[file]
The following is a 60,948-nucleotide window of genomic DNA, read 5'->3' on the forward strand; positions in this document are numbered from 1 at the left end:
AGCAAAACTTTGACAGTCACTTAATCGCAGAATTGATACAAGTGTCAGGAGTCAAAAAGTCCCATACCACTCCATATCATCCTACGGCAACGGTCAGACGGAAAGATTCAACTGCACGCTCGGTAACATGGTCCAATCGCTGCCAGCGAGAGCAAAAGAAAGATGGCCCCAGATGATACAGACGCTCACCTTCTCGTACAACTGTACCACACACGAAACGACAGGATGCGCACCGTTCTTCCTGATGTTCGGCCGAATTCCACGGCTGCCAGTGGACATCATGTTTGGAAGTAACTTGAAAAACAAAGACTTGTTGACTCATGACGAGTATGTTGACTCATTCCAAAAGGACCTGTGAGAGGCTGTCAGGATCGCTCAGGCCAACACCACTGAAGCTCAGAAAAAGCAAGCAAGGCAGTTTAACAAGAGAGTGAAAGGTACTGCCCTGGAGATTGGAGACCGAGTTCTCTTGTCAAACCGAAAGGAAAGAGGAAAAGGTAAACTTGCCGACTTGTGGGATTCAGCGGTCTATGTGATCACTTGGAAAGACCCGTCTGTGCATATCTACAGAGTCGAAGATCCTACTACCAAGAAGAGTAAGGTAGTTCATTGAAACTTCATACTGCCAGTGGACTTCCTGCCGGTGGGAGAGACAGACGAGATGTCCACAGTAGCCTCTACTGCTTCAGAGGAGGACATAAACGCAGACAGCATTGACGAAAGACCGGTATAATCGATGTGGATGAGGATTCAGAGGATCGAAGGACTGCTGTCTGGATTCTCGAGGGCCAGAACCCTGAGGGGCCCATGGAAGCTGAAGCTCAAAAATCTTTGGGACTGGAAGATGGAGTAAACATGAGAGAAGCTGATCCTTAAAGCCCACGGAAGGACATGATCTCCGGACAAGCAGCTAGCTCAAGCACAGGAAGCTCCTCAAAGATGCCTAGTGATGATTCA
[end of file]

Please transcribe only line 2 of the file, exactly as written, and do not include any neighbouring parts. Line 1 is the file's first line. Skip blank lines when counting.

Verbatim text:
AGCAAAACTTTGACAGTCACTTAATCGCAGAATTGATACAAGTGTCAGGAGTCAAAAAGTCCCATACCACTCCATATCATCCTACGGCAACGGTCAGACGGAAAGATTCAACTGCACGCTCGGTAACATGGTCCAATCGCTGCCAGCGAGAGCAAAAGAAAGATGGCCCCAGATGATACAGACGCTCACCTTCTCGTACAACTGTACCACACACGAAACGACAGGATGCGCACCGTTCTTCCTGATGTTCGGCCGAATTCCACGGCTGCCAGTGGACATCATGTTTGGAAGTAACTTGAAAAACAAAGACTTGTTGACTCATGACGAGTATGTTGACTCATTCCAAAAGGACCTGTGAGAGGCTGTCAGGATCGCTCAGGCCAACACCACTGAAGCTCAGAAAAAGCAAGCAAGGCAGTTTAACAAGAGAGTGAAAGGTACTGCCCTGGAGATTGGAGACCGAGTTCTCTTGTCAAACCGAAAGGAAAGAGGAAAAGGTAAACTTGCCGACTTGTGGGATTCAGCGGTCTATGTGATCACTTGGAAAGACCCGTCTGTGCATATCTACAGAGTCGAAGATCCTACTACCAAGAAGAGTAAGGTAGTTCATTGAAACTTCATACTGCCAGTGGACTTCCTGCCGGTGGGAGAGACAGACGAGATGTCCACAGTAGCCTCTACTGCTTCAGAGGAGGACATAAACGCAGACAGCATTGACGAAAGACCGGTATAATCGATGTGGATGAGGATTCAGAGGATCGAAGGACTGCTGTCTGGATTCTCGAGGGCCAGAACCCTGAGGGGCCCATGGAAGCTGAAGCTCAAAAATCTTTGGGACTGGAAGATGGAGTAAACATGAGAGAAGCTGATCCTTAAAGCCCACGGAAGGACATGATCTCCGGACAAGCAGCTAGCTCAAGCACAGGAAGCTCCTCAAAGATGCCTAGTGATGATTCA